The Moulin Rouge. Immortalized by Baz Luhrmann’s film and demonized by more than a few mothers, it remains a big tourist hotspot in Paris. You can buy all kinds of souvenirs with ‘Moulin Rouge’ written all over them. From trays to t-shirts. Whether you love or hate it there’s no denying that the big, red windmill is synonymous with Paris.
Maybe it was because thirteen year old me loved the film so much and knew every song by heart. Or maybe we two newlyweds wanted to try something a little controversial, but my husband and I decided to go see a show at The Moulin Rouge while in Paris.
You have the option to either watch the show, or have dinner while watching the show. As a bonus, you get a glass of French Champagne with dinner. Real French champagne and not sparkling wine. Although the food was scrumptious, wonderfully presented French cuisine, it was a rather steep price increase. Considering the ticket price for just the show and the price you pay for dinner and the show. You could probably get similar food for cheaper a street or two away before or after the show. What you are paying for is the experience of dining during the show. And the service was on point.
“So how sleazy is the show really” you might ask:
The show itself was very entertaining, and well choreographed. As a dancer and choreographer myself you can take my word on it. There were some guest artists doing specialised routines that were really spectacular (if you can excuse the musical reference) mixed in with the in-house dancers and singers. You could not fault them on technique, expertise or showmanship. The costumes were to die for and the show was very professional. Of course they finished with the iconic can-can and I would have been dissapointed of they hadn’t. There was some nudity, as some of the girls performed some of the sections topless. In my opinion, the nudity wasn’t specifically tasteless although it wasn’t necessary. The show is good enought to go without the topless dancers. Although I do think with the Moulin’ Rouge’s history some patrons would go away disappointed without it. The nudity, for me, did not deter from the beauty of the rest of the performance.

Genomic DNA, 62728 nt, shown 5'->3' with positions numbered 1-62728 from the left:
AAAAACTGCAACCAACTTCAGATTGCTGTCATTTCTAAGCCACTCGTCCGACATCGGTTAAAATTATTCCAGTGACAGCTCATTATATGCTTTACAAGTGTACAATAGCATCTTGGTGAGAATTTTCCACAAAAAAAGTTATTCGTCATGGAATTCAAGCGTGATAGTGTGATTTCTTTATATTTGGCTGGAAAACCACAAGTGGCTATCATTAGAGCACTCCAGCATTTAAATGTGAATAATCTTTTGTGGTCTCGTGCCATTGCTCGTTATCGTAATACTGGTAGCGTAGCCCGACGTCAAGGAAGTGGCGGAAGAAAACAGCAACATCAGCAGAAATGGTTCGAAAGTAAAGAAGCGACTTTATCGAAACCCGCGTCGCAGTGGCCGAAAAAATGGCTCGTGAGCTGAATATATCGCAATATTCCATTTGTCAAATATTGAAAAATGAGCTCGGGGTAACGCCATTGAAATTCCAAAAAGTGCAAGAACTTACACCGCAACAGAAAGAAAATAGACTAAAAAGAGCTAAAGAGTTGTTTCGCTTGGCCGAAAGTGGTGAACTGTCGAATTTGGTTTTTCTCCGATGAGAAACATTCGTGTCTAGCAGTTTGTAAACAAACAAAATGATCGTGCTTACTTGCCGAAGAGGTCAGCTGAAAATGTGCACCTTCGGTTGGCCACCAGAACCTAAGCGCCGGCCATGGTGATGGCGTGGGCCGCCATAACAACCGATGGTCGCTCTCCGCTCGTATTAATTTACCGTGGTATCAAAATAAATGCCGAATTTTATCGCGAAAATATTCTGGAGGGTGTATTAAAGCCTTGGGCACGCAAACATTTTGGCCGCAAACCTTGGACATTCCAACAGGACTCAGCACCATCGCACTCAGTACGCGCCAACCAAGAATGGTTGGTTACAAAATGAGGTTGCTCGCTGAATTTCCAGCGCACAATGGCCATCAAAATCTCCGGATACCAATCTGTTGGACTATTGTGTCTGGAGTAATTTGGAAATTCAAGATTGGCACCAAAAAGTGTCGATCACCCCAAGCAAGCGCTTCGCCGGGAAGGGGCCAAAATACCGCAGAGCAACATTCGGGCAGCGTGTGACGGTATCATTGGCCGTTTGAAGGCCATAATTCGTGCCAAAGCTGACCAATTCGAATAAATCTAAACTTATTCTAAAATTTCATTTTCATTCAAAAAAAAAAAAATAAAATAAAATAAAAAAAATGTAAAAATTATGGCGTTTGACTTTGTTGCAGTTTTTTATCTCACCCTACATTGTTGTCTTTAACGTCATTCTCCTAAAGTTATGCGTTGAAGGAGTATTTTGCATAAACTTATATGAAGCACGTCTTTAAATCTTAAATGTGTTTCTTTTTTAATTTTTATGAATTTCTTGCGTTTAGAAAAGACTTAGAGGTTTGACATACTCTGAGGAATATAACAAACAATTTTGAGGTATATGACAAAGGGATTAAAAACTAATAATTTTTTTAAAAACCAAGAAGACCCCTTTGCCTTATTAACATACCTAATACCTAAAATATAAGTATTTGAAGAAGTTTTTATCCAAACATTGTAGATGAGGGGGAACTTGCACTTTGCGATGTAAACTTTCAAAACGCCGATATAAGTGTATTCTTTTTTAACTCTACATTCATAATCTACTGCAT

Going to the Moulin Rouge:
There appears to be a dress code, although about half of the patrons don’t adhere to it. Some were dressed to the nines in glittery dresses and suits. As for Mauritz and myself who had cycled there…we were in jeans and nice shirts. I can honestly say that I did wear my most expensive shoes to the show, but must also confess that those are my purple Hunter gumboots. The dress code isn’t specifically enforced, mostly due to the fact that almost all the patrons are tourists. You can’t really expect someone who is touring a foreign country to have a wrinkle-free dress.
While I’m talking about the dress code, I feel that it’s important to mention their coat-check policy. We were there in the winter, which means cold winds, rains, and thick coats. When you go in your options are either to pay the few euros to check your coat in, or to wear your coat for the duration of the show. They have a very strict, no-coats-on-chairs-policy for some reason.
Very few locals actually got to see the show. The Parisiennes are quite conservative in their attire, so many of them aren’t too thrilled with the Moulin Rouge and the…interesting…shops which surround the theatre.
If you desperately want to click a pic…
For a string of reasons no photos are allowed inside the theatre, or during the performance. The staff and other patrons are more than happy to take of photo of you with the theatre in the background after the performance. While we were there some girls ran on stage to take photos as the audience was leaving. The theatre staff dealt with them swiftly.
It was a very fun experience, and considering the high quality of the show itself I felt that it was worth the price tag. It was an experience I will treasure for many years, and I get to feel as if I experienced a little cinema history too.